Power Struggle EmergingCalls from within the ruling Millennium Democratic Party for a shakeup momentarily took a back seat on Monday to a full-fledged power struggle among the party's presidential hopefuls.
Representative Rhee In-je, who caused controversy Sunday when he requested that the president nominate the ruling party's presidential candidate in early spring, reiterated the call Monday.
"As we all differ on when the party convention should be held, the matter should be left entirely up to President Kim Dae-jung," Mr. Rhee said. "Lack of a clear-cut schedule will cause confusion."
Polls indicate that Mr. Rhee, a strong presidential contender, enjoys a more positive public image than other possible MDP candidates. Insiders predicted that he might do well if Mr. Kim were to choose him as the party's candidate before the June local elections. But his public statements about the matter earned him a sharp rebuke from his chief rivals for the nomination, Hahn Hwa-kap and Noh Mu-hyun.
"We should be rid of political behavior that takes advantage of the weakness of other candidates and takes advantage of all the mudslinging going on," Mr. Hahn said during a meeting with his supporters in Busan. Mr. Hahn, widely considered something of a rogue within the Donggyo-dong faction, favors nominating a presidential candidate after the June local elections. Analysts said that is because he still needs to strengthen his power base in the party and fine-tune his public image.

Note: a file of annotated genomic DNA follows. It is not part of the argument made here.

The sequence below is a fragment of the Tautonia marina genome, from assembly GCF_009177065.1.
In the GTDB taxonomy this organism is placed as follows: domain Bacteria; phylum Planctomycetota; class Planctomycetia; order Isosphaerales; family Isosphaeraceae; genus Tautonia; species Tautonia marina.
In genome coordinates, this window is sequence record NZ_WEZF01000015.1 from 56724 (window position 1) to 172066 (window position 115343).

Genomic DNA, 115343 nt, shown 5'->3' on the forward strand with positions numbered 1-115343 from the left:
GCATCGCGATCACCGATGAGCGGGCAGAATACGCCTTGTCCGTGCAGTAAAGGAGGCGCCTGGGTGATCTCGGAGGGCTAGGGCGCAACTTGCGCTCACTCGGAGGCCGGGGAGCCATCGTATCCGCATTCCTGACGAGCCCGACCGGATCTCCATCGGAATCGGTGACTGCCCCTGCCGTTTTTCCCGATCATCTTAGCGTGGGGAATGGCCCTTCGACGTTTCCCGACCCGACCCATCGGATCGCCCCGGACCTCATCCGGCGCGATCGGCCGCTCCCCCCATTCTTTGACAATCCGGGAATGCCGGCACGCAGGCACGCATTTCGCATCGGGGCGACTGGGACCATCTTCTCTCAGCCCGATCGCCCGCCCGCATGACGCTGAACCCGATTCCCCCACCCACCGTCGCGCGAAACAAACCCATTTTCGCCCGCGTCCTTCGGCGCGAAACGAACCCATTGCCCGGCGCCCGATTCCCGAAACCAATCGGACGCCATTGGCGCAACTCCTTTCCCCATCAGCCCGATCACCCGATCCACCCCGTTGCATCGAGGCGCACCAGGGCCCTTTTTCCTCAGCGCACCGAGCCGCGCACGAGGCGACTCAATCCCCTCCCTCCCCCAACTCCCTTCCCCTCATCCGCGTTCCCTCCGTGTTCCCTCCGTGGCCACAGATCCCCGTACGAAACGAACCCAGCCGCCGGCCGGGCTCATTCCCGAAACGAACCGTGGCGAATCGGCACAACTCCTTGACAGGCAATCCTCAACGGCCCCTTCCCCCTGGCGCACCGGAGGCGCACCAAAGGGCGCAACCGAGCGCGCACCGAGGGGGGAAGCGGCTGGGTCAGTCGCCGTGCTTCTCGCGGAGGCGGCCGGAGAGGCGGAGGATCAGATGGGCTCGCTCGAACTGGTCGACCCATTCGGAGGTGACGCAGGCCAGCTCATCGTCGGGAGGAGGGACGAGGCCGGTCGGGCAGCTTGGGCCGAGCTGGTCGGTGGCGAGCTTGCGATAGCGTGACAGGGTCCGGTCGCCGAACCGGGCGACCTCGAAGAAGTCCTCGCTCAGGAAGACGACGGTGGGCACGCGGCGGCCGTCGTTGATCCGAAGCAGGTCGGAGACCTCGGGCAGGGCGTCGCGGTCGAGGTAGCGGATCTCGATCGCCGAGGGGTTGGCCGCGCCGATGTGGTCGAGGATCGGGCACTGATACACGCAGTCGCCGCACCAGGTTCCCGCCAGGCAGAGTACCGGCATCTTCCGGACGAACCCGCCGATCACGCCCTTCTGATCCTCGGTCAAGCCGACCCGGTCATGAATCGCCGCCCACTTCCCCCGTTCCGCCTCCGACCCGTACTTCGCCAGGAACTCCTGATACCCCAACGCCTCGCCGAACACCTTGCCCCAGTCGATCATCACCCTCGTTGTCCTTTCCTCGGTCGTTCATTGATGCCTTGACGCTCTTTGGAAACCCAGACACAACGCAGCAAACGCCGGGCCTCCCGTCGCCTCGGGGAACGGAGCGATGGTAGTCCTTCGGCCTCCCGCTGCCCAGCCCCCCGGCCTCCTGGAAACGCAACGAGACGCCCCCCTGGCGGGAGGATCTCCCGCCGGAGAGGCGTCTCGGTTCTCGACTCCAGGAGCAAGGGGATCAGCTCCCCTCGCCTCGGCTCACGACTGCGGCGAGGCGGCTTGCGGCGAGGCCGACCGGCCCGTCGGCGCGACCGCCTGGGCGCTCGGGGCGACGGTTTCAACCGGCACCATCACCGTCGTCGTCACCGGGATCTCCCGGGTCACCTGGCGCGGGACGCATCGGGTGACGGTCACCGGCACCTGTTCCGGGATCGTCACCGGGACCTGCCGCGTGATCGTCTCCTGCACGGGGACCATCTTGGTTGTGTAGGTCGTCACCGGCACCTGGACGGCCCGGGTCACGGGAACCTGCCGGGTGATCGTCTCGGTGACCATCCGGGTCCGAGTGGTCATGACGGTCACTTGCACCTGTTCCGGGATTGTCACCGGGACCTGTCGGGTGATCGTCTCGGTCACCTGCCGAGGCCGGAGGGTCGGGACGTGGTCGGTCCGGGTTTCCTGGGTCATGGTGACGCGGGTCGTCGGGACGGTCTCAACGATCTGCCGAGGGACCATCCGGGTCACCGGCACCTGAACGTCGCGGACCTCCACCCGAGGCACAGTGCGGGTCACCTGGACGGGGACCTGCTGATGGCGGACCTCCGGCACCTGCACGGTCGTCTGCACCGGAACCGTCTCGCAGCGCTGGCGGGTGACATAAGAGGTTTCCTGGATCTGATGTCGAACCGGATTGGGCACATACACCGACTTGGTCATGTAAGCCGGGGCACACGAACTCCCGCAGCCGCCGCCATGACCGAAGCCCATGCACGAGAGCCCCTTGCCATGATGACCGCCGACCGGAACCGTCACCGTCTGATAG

Mr. Noh added: "Suggesting that a conspiracy took place when things seemed to be going against him shows a lack of consistency and trust, vital virtues in politics." Mr. Noh, the analysts said, also needs to build up his power base before the nomination process begins.
Mr. Rhee wondered aloud on Sunday whether Mr. Hahn and other members of the old-line Donggyo-dong faction engineered Friday's resignation by all 12 members of the ruling party's Supreme Council to force a party convention in January. Holding the convention in January would mean a new Supreme Council would be elected then, and the presidential candidate would probably be chosen by the council after the June elections.
Mr. Rhee opposes waiting, arguing that the party needs someone to rally around to win the June local elections and have a chance in the presidential race.
Meanwhile, the five reformist groups within the party jointly demanded that Kwon Roh-kap and Park Jie won, two men who exercise a great deal of behind-the-scenes influence over party affairs, resign soon.
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